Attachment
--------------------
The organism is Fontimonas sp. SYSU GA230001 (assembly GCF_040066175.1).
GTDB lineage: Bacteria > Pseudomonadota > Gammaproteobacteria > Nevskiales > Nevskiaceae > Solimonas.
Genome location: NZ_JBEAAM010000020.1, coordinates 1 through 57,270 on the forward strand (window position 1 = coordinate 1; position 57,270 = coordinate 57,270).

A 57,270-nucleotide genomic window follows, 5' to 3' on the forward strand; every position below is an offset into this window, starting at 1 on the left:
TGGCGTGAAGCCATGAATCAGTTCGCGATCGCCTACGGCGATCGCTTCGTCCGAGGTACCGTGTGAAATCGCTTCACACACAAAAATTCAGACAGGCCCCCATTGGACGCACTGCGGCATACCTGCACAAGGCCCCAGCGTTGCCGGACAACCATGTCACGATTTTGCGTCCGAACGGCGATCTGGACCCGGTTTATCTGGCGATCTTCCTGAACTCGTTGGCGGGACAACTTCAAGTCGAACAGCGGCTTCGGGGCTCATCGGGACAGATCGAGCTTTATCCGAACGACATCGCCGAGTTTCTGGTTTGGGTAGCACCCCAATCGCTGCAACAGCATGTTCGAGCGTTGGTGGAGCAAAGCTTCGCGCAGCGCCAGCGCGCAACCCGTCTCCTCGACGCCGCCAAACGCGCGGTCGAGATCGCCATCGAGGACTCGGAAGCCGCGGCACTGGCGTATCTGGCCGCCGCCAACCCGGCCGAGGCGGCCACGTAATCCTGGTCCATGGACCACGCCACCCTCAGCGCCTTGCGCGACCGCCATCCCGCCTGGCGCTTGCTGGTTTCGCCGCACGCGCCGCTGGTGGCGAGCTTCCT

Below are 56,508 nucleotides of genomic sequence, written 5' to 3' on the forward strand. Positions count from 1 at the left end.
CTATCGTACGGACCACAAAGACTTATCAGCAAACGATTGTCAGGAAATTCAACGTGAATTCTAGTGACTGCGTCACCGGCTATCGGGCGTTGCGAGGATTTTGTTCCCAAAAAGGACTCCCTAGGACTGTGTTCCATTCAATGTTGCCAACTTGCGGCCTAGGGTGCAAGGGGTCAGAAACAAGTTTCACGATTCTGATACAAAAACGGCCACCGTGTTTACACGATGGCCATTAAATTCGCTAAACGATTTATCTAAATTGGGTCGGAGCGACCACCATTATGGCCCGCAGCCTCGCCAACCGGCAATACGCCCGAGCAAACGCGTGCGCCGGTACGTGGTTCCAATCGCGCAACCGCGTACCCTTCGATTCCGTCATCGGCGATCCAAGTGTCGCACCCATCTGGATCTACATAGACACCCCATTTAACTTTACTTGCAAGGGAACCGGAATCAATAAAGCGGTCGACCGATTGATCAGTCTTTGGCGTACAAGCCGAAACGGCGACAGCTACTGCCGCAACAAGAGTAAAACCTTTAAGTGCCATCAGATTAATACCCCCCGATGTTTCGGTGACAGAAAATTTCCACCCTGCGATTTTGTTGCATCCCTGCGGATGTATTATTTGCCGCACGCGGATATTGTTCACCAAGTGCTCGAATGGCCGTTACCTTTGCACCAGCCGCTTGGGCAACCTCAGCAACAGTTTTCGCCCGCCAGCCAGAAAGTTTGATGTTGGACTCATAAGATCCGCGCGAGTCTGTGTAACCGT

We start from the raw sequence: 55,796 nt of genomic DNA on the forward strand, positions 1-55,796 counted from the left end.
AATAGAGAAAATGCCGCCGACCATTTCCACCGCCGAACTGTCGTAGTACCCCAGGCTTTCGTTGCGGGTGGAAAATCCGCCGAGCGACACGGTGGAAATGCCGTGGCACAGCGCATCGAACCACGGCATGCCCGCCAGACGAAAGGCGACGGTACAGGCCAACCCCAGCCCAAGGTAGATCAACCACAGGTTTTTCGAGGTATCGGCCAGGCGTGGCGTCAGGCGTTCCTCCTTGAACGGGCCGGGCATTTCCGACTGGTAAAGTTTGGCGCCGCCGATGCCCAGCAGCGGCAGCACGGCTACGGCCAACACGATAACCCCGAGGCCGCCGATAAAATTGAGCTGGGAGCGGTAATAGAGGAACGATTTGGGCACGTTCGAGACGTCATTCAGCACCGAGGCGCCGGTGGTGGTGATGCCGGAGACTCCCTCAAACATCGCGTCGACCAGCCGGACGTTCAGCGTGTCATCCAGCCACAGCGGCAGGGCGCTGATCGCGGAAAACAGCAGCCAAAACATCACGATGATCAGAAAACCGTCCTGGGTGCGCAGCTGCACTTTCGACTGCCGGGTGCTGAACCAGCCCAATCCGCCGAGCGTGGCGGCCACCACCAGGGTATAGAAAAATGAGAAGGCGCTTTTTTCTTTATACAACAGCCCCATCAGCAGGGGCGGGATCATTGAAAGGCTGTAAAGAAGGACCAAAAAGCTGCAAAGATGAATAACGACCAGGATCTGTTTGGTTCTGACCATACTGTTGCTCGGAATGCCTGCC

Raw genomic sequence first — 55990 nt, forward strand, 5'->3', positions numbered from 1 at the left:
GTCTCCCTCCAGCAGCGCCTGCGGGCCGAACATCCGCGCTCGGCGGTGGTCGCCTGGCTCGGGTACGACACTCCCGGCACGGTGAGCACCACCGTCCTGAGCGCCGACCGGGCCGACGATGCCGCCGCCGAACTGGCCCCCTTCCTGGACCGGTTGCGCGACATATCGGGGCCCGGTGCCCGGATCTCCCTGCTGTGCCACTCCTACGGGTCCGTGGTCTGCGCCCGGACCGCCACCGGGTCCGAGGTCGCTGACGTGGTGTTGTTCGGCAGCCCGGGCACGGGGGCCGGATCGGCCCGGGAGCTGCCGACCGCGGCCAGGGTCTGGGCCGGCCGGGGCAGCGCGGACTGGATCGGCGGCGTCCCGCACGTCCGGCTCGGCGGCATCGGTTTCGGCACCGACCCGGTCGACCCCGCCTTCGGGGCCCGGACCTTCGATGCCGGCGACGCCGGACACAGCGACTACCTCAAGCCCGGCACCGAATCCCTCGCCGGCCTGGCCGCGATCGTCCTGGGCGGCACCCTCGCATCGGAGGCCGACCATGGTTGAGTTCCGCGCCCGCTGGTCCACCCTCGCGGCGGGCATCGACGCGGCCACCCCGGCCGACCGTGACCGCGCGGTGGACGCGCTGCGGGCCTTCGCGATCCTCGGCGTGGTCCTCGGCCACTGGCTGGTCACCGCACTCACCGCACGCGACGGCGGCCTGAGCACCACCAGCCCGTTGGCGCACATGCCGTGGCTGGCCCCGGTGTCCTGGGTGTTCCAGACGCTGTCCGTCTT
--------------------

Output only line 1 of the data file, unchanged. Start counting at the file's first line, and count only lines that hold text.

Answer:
The organism is Fontimonas sp. SYSU GA230001 (assembly GCF_040066175.1).